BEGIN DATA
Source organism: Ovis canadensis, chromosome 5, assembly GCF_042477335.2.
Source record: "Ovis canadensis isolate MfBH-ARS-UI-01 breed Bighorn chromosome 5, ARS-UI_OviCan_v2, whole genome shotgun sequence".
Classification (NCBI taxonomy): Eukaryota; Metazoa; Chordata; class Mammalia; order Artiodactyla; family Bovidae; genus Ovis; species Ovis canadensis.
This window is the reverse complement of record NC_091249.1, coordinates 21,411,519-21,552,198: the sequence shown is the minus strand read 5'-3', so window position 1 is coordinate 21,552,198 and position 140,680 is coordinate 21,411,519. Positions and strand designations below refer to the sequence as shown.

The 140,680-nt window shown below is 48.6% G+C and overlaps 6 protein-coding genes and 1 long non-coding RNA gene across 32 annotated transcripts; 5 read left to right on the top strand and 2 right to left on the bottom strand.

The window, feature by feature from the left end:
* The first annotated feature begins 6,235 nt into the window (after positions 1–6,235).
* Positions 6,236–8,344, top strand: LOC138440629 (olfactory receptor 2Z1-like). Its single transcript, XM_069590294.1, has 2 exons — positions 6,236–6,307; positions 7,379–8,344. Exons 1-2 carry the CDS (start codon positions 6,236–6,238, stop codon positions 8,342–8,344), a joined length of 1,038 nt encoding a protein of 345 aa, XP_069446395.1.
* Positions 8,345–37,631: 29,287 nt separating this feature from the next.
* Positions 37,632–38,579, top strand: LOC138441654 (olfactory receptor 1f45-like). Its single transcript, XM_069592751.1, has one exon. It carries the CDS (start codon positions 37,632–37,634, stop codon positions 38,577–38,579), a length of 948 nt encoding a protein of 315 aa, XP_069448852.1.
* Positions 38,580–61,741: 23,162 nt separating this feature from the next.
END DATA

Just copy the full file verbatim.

Source organism: Ovis canadensis, chromosome 5, assembly GCF_042477335.2.
Source record: "Ovis canadensis isolate MfBH-ARS-UI-01 breed Bighorn chromosome 5, ARS-UI_OviCan_v2, whole genome shotgun sequence".
Classification (NCBI taxonomy): Eukaryota; Metazoa; Chordata; class Mammalia; order Artiodactyla; family Bovidae; genus Ovis; species Ovis canadensis.
This window is the reverse complement of record NC_091249.1, coordinates 21,411,519-21,552,198: the sequence shown is the minus strand read 5'-3', so window position 1 is coordinate 21,552,198 and position 140,680 is coordinate 21,411,519. Positions and strand designations below refer to the sequence as shown.

The 140,680-nt window shown below is 48.6% G+C and overlaps 6 protein-coding genes and 1 long non-coding RNA gene across 32 annotated transcripts; 5 read left to right on the top strand and 2 right to left on the bottom strand.

The window, feature by feature from the left end:
* The first annotated feature begins 6,235 nt into the window (after positions 1–6,235).
* Positions 6,236–8,344, top strand: LOC138440629 (olfactory receptor 2Z1-like). Its single transcript, XM_069590294.1, has 2 exons — positions 6,236–6,307; positions 7,379–8,344. Exons 1-2 carry the CDS (start codon positions 6,236–6,238, stop codon positions 8,342–8,344), a joined length of 1,038 nt encoding a protein of 345 aa, XP_069446395.1.
* Positions 8,345–37,631: 29,287 nt separating this feature from the next.
* Positions 37,632–38,579, top strand: LOC138441654 (olfactory receptor 1f45-like). Its single transcript, XM_069592751.1, has one exon. It carries the CDS (start codon positions 37,632–37,634, stop codon positions 38,577–38,579), a length of 948 nt encoding a protein of 315 aa, XP_069448852.1.
* Positions 38,580–61,741: 23,162 nt separating this feature from the next.